October 19, 2009 10:31 ET

Government's own study concludes Canadians oppose AECL privatization

Attention: Assignment Editor, Business/Financial Editor, Energy Editor, News Editor, Government/Political Affairs Editor OTTAWA, ONTARIO, PRESS RELEASE--(Marketwire - Oct. 19, 2009) - Nearly three in four Canadians do not want Atomic Energy of Canada Limited to be privatized, states a study that was commissioned by the Government in early 2009. The Society of Professional Engineers and Associates released the study today, as it had not previously been made public.

SPEA discovered the study on the Library and Archives Canada website.

The survey by Ipsos Reid contacted over 2,000 Canadians as well as conducting five focus groups in Edmonton, Montreal, London, Toronto and Saint John. The research took place in the first quarter of 2009 and cost just over $130,000 according to the Ministry of Natural Resource's proactive disclosure website. A copy of the Ipsos Reid report can be found at: http://epe.lac-bac.gc.ca/100/200/301/pwgsc-tpsgc/por-ef/natural_resources/2009/088-08/report.pdf

Among the key findings are:

* Nearly three in four Canadians agree (72%) that since AECL has been a Crown Corporation for over 50 years it should not now become a private corporation;

* Seven in ten Canadians (70%) say that AECL would benefit Canadians more as a Crown corporation than as a private corporation;

* Seven in ten Canadians (70%) say they would worry about the safety of Canada's nuclear technology if AECL became a fully private corporation;

* The focus group findings were largely consistent with these results. Most participants expressed discomfort with the notion of AECL becoming private;

* For these participants, a private AECL (even a partially private AECL for those most opposed) would entail an unacceptable loss of control over our nuclear technology;

* The nuclear technology used in Canada be retained in companies owned and controlled by Canadians (84%); and,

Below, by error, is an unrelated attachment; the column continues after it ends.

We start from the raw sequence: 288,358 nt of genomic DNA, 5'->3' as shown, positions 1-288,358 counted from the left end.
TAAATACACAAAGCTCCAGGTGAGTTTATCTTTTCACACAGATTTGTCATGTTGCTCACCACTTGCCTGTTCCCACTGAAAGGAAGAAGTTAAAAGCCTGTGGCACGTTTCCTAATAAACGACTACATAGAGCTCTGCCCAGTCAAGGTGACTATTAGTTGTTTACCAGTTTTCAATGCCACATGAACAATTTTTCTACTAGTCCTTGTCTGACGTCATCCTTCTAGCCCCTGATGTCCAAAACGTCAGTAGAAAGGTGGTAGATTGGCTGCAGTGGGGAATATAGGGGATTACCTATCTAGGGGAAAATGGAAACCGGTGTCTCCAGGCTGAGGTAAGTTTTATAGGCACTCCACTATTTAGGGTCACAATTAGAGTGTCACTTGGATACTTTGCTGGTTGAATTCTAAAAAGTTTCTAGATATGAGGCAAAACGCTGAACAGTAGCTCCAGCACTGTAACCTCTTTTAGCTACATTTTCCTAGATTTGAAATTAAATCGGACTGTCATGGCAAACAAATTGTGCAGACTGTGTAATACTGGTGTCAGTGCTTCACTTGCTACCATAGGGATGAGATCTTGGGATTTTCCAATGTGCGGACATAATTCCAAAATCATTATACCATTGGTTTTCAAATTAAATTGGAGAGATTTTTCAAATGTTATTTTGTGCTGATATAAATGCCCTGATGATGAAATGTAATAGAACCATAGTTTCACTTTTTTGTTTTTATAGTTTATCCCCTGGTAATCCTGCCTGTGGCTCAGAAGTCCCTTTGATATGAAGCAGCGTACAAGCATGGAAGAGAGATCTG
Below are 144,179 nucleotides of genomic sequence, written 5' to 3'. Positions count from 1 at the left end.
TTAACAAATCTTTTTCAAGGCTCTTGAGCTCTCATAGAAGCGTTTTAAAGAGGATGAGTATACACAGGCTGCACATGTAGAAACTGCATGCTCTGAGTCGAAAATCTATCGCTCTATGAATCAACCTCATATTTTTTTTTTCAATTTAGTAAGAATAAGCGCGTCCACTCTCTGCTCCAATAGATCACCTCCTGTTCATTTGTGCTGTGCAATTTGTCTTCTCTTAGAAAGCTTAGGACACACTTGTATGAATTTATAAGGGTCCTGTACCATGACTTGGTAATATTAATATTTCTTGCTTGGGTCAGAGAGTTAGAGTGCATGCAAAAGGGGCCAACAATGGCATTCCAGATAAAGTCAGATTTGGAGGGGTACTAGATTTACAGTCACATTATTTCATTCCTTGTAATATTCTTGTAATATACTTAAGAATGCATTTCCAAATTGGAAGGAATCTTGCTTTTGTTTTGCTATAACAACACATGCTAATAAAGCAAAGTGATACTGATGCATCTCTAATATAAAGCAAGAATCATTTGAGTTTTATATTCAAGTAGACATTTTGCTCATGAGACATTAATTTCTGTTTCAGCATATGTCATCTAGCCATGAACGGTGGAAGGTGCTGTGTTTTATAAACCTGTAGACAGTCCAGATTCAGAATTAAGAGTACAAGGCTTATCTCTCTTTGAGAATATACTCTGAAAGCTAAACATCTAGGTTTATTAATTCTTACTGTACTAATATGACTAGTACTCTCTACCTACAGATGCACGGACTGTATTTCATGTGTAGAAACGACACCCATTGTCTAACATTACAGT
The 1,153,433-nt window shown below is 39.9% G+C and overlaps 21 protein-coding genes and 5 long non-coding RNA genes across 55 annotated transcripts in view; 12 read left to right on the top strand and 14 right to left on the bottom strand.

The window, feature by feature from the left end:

* New nuclear plants should be based on Canadian-developed technology (73%).

Dr. Michael Ivanco, Vice President of SPEA told a news conference, "SPEA believes that public concerns around the privatization of AECL are well founded. Put simply, the privatization of AECL could lead to the loss of Canada's successful nuclear industry just as AECL is poised to reap the benefits of a worldwide nuclear renaissance."

SPEA has met with government officials as they ponder the future of AECL and stressed that over 30,000 high tech jobs are at risk that generate over $5 billion to the Canadian economy. The organization believes that a renewed commitment to AECL will allow it to compete and become a homegrown success where all the major elements are designed and produced in Canada.

"We support restructuring of AECL to allow it to take advantage of growing international opportunities," said Ivanco. "However, like most Canadians, we believe that continued government control is imperative and we must ensure that Canadians continue to benefit from this uniquely Canadian, internationally successful technology. As it considers the future of AECL, we urge the government to listen to the views of Canadians."


The Society of Professional Engineers and Associates (SPEA) is an independent union that represents engineers and scientists who work for Atomic Energy of Canada Limited (AECL) and is one of the oldest professional unions in Ontario. Over half of the membership have advanced university degrees. SPEA members are engineers of every type (civil, mechanical, electrical etc.) as well as scientists and MBAs. Collectively SPEA represent most of Canada's nuclear power reactor design expertise.
/For further information: Michelle Duncan

Contact Information

  • Michelle Duncan, External Relations, Society of Professional Engineers and Associates
    Primary Phone: 416-427-3525
    Secondary Phone: 905-823-3606
    E-mail: duncanm@spea.ca